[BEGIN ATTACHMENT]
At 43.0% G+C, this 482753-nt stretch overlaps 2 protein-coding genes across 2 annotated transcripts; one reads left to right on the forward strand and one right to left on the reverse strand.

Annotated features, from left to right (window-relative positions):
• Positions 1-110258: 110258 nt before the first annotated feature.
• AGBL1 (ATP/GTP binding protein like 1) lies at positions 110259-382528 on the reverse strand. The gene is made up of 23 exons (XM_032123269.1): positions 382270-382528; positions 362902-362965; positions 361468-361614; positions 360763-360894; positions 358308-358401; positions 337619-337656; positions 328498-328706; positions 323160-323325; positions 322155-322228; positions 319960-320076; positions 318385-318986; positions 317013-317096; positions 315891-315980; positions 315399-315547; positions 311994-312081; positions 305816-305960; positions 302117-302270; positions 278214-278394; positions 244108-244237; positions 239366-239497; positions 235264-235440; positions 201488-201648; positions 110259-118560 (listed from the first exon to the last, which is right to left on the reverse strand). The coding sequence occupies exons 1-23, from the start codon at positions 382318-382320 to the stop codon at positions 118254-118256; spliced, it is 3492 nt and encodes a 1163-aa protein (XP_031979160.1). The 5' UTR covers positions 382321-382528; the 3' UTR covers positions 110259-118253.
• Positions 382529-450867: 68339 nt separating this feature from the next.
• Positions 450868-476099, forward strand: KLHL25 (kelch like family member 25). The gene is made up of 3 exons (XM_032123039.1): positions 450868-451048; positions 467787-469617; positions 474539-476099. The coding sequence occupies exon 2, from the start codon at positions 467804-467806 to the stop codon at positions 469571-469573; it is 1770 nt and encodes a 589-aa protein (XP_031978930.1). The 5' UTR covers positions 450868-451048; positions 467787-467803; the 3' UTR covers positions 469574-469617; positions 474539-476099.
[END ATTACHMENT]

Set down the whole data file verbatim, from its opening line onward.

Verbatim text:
At 43.0% G+C, this 482753-nt stretch overlaps 2 protein-coding genes across 2 annotated transcripts; one reads left to right on the forward strand and one right to left on the reverse strand.

Annotated features, from left to right (window-relative positions):
• Positions 1-110258: 110258 nt before the first annotated feature.
• AGBL1 (ATP/GTP binding protein like 1) lies at positions 110259-382528 on the reverse strand. The gene is made up of 23 exons (XM_032123269.1): positions 382270-382528; positions 362902-362965; positions 361468-361614; positions 360763-360894; positions 358308-358401; positions 337619-337656; positions 328498-328706; positions 323160-323325; positions 322155-322228; positions 319960-320076; positions 318385-318986; positions 317013-317096; positions 315891-315980; positions 315399-315547; positions 311994-312081; positions 305816-305960; positions 302117-302270; positions 278214-278394; positions 244108-244237; positions 239366-239497; positions 235264-235440; positions 201488-201648; positions 110259-118560 (listed from the first exon to the last, which is right to left on the reverse strand). The coding sequence occupies exons 1-23, from the start codon at positions 382318-382320 to the stop codon at positions 118254-118256; spliced, it is 3492 nt and encodes a 1163-aa protein (XP_031979160.1). The 5' UTR covers positions 382321-382528; the 3' UTR covers positions 110259-118253.
• Positions 382529-450867: 68339 nt separating this feature from the next.
• Positions 450868-476099, forward strand: KLHL25 (kelch like family member 25). The gene is made up of 3 exons (XM_032123039.1): positions 450868-451048; positions 467787-469617; positions 474539-476099. The coding sequence occupies exon 2, from the start codon at positions 467804-467806 to the stop codon at positions 469571-469573; it is 1770 nt and encodes a 589-aa protein (XP_031978930.1). The 5' UTR covers positions 450868-451048; positions 467787-467803; the 3' UTR covers positions 469574-469617; positions 474539-476099.